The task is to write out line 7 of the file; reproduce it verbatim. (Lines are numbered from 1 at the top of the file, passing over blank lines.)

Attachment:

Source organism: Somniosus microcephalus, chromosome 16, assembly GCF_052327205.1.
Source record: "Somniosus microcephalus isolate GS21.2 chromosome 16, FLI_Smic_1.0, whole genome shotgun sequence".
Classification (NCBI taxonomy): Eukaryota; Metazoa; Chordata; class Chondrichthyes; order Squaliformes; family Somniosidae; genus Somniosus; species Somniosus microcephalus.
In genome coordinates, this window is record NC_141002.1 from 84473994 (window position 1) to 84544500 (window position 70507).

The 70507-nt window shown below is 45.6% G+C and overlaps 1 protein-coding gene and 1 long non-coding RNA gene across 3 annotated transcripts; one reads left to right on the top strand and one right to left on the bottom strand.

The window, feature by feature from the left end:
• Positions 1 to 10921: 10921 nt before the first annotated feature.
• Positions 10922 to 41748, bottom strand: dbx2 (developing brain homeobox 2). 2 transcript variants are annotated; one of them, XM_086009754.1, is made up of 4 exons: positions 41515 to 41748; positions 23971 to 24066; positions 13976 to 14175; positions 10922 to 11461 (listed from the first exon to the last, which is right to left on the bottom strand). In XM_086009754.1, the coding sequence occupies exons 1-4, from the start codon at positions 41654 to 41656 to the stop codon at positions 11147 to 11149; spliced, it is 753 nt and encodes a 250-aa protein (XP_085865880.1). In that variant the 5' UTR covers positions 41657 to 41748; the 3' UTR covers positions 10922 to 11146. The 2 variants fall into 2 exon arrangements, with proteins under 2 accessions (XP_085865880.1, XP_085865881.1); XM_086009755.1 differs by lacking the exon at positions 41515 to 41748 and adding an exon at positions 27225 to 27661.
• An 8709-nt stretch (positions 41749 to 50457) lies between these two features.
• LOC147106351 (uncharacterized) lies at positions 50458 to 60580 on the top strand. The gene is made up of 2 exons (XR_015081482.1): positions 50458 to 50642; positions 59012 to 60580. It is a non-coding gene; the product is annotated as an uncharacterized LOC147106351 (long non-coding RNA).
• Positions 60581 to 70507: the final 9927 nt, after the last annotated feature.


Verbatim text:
• Positions 1 to 10921: 10921 nt before the first annotated feature.